Determining the “Ideal” Match

by Craig Lindsay, CPMR, CSP, Pacesetter Sales & Associates

We faced a conundrum in our business a few years ago. We were on pace to have a record-setting year when we began thinking about our planning for the next year and beyond. With puffed chests and pride in ourselves based on past accomplishments, we began the process. As the books advise, we began with a SWOT analysis of our business which included a principal review and a “risk assessment” (truly a gut feel) of where we felt the long term was going with each of our principals. This caused us to recognize that we really had no set criteria to measure them, so we set out to establish criteria that we felt portrayed the “Ideal Principal.”

Everyone in our business was involved as we completed this exercise at a sales meeting where we could break into groups and develop the criteria. Interestingly enough, but perhaps not that surprising, each group developed its list, and they were almost identical. This led us to conclude that we had the right criteria now, so we went back into groups and applied the criteria to existing principals.

When the groups reconvened, the results of the matches of criteria with existing principals provided a watershed moment for our business. What became quite evident was that more than 60 percent of our business was at serious risk as our largest current principals fell well short of meeting criteria that caused them to be considered as “Ideal.” YIKES — puffed chests suddenly fell to sunken hearts!

The remainder of that meeting set the tone for change within our business. Over the next five years we changed our high-risk principals to a more “Ideal” selection. In other words, we took control of our own destiny rather than allow bad things to happen without a plan.

Today, we use our criteria chart as a precursor to entering any agreement with a new principal. We review the criteria annually to ensure we still believe the elements within it are correct and we have a scoring system that allows us to gauge the probability of success. If the criteria chart comes back with less than a 75 percent score, we think long and hard about entering any agreement. We are no longer blinded by a big name or existing sales as the only criteria. Our list comprises 16 items as it became evident that selection on one or two was impossible.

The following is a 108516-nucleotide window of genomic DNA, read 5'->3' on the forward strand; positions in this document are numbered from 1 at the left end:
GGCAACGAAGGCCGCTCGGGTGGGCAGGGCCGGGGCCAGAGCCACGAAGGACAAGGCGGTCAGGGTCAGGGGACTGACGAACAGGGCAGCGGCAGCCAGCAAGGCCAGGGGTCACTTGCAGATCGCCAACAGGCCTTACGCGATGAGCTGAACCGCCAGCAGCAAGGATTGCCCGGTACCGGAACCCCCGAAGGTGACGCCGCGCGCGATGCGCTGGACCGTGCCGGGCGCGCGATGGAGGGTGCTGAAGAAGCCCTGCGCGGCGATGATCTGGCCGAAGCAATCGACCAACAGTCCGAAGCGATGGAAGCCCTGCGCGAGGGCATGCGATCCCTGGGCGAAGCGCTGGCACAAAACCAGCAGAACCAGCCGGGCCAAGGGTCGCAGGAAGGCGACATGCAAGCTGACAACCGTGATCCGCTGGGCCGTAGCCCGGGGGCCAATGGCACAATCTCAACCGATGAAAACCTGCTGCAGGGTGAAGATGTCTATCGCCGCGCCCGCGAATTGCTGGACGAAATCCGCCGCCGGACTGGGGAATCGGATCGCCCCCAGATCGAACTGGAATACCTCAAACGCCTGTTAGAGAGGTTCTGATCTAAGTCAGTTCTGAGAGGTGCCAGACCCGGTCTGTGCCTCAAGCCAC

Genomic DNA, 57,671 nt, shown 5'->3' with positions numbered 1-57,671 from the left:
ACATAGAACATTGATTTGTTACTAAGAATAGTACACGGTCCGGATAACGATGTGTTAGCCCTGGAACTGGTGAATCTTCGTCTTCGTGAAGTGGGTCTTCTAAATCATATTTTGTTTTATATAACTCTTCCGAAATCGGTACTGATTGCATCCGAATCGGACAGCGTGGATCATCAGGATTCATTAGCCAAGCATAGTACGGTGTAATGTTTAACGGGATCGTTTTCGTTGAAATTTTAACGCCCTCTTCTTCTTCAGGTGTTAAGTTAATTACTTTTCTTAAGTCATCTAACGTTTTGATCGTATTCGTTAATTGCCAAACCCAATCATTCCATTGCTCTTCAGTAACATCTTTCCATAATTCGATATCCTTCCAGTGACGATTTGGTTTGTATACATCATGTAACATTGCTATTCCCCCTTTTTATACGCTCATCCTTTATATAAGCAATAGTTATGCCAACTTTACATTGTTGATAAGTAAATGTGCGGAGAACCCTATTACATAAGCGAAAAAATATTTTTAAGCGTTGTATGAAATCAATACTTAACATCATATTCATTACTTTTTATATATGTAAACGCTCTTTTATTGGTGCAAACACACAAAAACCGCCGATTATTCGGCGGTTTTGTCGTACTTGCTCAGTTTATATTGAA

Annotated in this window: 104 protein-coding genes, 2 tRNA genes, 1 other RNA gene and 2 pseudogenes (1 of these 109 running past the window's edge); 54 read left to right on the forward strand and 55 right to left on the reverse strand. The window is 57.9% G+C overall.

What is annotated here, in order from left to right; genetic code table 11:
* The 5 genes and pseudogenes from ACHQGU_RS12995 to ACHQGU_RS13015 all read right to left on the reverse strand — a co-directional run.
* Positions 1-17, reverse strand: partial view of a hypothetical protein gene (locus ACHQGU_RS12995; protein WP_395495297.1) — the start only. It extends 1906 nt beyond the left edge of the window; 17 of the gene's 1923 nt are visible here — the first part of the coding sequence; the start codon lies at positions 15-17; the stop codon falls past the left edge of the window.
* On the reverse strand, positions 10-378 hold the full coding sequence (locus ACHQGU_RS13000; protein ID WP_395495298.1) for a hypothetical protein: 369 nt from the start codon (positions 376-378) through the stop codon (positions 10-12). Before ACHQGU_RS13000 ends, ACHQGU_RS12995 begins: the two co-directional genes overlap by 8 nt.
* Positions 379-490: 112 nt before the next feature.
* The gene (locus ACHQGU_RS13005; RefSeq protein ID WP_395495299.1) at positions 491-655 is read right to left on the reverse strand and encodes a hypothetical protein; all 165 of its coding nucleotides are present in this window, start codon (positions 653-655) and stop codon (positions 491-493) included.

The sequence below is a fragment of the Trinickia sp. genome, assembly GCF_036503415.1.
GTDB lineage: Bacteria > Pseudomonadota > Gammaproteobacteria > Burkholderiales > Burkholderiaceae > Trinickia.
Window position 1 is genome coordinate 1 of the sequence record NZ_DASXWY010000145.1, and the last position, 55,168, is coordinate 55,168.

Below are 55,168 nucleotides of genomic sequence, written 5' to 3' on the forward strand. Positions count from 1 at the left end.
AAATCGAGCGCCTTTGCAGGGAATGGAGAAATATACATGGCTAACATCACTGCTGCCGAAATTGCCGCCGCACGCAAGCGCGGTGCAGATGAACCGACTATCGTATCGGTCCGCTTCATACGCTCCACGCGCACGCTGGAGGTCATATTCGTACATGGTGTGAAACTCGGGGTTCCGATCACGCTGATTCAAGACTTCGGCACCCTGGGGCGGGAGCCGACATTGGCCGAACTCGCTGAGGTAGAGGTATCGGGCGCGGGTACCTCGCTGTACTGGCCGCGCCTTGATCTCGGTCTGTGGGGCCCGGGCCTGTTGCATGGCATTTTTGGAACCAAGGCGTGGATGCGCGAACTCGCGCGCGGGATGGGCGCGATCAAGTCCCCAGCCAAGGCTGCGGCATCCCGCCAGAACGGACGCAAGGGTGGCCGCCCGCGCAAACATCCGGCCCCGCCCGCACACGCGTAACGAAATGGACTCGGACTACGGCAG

Our lesson in this was to learn what the “Ideal” was for our agency. Other independent manufacturers’ reps may run a similar risk to that we faced of having too much of their revenue coming from sources that are simply not a good match for their business. The criteria may change from agency to agency as well, so a great exercise is to define them first. Know what you are trying to accomplish in advance and your decision process should become simple.

Craig Lindsay founded Pacesetter Sales & Associates in 1992. Now, 20 years later, Pacesetter has representation from coast to coast in Canada with providing both safety and industrial products. A MANA member from the beginning and past District Director, Lindsay also serves on the Board of Directors for CPSA (Canadian Professional Sales Association). A past president of SEMAA and former board member for NIRA, Lindsay holds both his CPMR and CSP designations.